The president has asked the SEC to look at shifting quarterly reports to twice a year
President Donald Trump said in a tweet Friday that he has asked the Securities and Exchange Commission to study halving the number of times public companies are required to disclose information to the public.
Currently, public companies report financial and operational information on a quarterly basis. But, after meeting with several business leaders this week, Mr. Trump said he was told that a six-month reporting system would be better for the economy. "That would allow greater flexibility & save money. I have asked the SEC to study!" Mr. Trump tweeted.
The SEC could not be reached for comment.
After Mr. Trump's tweet, the Council of Institutional Investors said companies should continue to report quarterly on their financial performance. "Investors and other stakeholders benefit when regulations ensure that important information is promptly and transparently provided to the marketplace," said Amy Borrus, CII's deputy director, in a statement. "Investors need timely, accurate financial information to make informed investment decisions."
Tom Quaadman, executive vice president of the U.S. Chamber of Commerce's Center for Capital Markets Competitiveness, said in a statement that the chamber would "welcome an overhaul of a 1930s-era disclosure system that is not user-friendly and no longer meets the needs of a 21st century economy."
BlackRock (BLK) CEO Larry Fink, who in the past has called on CEOs to resist short-term thinking, tweeted on Friday, "I'm encouraged to hear people from both sides of the aisle talking about the need to promote corporate behavior that's more focused on the long-term, though the precise policies for getting there need to be thoughtfully examined and debated."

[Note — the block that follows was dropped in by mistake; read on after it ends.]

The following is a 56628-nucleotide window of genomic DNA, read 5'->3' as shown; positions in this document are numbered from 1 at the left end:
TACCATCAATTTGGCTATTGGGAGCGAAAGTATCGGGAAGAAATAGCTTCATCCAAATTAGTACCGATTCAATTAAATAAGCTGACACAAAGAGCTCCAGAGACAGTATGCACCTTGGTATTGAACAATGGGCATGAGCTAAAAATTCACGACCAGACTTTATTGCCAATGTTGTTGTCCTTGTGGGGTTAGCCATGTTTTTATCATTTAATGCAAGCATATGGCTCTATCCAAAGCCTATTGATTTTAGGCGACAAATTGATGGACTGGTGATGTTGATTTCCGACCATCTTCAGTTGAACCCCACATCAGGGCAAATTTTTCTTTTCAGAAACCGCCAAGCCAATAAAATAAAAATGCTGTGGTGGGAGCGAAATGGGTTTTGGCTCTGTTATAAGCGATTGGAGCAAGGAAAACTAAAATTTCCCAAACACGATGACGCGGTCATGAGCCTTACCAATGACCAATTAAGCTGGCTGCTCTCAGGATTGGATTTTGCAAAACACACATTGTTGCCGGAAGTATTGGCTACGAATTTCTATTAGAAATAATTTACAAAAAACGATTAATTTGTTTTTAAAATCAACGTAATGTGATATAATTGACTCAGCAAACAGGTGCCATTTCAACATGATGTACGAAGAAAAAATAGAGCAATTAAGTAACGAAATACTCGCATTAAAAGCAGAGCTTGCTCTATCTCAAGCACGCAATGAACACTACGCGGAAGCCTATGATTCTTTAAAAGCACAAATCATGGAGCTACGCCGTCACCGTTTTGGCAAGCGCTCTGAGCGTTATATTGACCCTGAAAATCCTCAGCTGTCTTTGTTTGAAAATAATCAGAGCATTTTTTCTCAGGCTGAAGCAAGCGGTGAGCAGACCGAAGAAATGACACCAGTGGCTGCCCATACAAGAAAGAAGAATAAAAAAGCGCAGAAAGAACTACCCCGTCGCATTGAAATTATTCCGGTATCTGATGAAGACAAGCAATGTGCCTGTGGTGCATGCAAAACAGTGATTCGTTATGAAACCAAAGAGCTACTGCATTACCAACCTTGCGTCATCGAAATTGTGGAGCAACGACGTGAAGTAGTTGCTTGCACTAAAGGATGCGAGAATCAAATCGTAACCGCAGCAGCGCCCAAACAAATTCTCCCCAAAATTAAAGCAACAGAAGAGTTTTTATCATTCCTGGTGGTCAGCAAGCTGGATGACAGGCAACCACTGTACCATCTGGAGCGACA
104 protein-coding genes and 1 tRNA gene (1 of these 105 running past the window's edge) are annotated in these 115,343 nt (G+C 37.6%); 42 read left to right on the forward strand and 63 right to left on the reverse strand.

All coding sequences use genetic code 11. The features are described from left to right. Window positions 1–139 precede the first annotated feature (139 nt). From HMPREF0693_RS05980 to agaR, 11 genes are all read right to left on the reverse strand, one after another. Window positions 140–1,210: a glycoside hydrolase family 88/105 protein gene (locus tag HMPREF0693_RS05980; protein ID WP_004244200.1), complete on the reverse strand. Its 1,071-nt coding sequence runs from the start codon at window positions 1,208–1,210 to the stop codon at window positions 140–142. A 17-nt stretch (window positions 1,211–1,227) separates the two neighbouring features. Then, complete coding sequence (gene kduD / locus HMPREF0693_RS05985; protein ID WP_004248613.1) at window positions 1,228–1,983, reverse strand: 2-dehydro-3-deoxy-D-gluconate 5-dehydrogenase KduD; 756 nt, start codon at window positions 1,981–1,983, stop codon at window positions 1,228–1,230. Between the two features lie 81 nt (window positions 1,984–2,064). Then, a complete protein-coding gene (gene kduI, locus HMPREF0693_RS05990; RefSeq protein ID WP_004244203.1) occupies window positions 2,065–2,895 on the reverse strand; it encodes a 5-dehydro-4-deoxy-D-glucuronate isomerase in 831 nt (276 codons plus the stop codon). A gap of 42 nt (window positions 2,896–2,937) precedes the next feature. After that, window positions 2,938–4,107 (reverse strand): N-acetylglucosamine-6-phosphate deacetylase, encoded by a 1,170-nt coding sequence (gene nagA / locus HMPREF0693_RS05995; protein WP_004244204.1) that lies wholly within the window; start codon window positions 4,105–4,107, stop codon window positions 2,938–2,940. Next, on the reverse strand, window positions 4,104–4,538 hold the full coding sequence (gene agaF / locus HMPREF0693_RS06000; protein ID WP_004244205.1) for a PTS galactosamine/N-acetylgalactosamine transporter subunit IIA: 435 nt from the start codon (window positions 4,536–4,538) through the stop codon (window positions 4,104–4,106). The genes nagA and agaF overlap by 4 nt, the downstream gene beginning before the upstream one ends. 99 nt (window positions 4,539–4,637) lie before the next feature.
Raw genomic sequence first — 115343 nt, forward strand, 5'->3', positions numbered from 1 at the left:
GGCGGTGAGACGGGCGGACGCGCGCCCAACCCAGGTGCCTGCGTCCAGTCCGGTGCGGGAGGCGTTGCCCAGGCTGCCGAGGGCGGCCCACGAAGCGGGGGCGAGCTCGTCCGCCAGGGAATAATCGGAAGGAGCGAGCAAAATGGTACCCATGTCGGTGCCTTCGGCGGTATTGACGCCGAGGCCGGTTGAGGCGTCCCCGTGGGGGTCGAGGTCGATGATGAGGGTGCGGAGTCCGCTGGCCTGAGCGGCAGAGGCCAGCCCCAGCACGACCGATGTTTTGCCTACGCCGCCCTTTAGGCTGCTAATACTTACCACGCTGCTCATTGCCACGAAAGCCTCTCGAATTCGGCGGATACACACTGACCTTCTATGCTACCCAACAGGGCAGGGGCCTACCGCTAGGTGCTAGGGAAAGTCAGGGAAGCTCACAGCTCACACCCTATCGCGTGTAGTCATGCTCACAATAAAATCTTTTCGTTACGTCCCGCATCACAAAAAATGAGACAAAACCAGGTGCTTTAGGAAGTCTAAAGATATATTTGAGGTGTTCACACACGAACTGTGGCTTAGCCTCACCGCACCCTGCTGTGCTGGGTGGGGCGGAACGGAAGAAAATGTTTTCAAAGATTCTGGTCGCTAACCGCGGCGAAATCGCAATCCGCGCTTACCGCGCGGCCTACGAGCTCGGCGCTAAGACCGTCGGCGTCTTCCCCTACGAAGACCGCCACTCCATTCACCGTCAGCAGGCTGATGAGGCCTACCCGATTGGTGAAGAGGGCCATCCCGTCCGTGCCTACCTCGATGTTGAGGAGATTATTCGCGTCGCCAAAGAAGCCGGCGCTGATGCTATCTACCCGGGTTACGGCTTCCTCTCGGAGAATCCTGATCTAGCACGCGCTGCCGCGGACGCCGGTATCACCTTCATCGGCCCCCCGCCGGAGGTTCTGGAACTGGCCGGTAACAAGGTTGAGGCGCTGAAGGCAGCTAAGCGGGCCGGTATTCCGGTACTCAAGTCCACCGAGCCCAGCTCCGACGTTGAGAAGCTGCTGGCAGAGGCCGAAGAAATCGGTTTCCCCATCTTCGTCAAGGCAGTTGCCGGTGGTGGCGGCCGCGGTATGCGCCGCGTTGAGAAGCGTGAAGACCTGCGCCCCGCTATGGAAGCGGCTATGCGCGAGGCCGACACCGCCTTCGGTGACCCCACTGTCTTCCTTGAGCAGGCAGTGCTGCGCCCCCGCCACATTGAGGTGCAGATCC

In 2017, London-based Schroders PLC, which has $589 billion in assets under management and administration, said it would only issue full financial reports at the end of the second and fourth quarters, restricting information for the first and third quarters to changes in assets.
A statement provided by a Schroders' spokeswoman last year said, "We believe that the excessively frequent reporting, and subsequent management of financial performance, increases the pressure to make short-term decisions."
In his statement Friday, Mr. Quaadman said: "The SEC should engage in meaningful disclosure reform and address short-termism. Disclosures are only effective if they help provide investors with decision-critical information, and management should avoid behavior that puts at risk the long-term well-being of a company."
Chris Cummings, CEO of the Investment Association, the U.K.'s money management trade association, had a similar interpretation. "The challenge for many global companies, including a number in the FTSE 100, is that the SEC rules in the USA require them to report quarterly in order to list in America," he said in a statement. "Asking the SEC to study the effect of quarterly reporting, with a view to moving to a longer-term model, is a significant and positive intervention by the president."
A move away from mandatory quarterly reporting would allow companies "greater flexibility to focus on long-term investment rather than short-term targets," Mr. Cummings added.
Bartlett Naylor, financial policy advocate for Washington-based watchdog group Public Citizen, had a different point of view. He said Friday that quarterly reporting "constitutes the heartbeat for corporate transparency and accountability. Doubling the reporting gaps will deprive the information vascular system. Investors want more information, not less.
"Nor does this answer the problem of short-termism," he added. "That stems from misaligned executive compensation designs where CEOs aren't rewarded for sustainable growth."
In 2016, the SEC's Investor Advisory Committee wrote a letter to the SEC's corporate finance division in which it said that while there is room for improvement, "the current degree, quality and frequency of disclosure for U.S. issuers overall is appropriate and a source of strength for the U.S. capital markets. The current system greatly benefits retirees, pension funds, endowments and households that are directly and indirectly market participants."
SEC commissioners would need to approve the change in reporting requirements. The commission currently has four members split along party lines with Republican nominee Elad Roisman making his way through the Senate Banking Committee.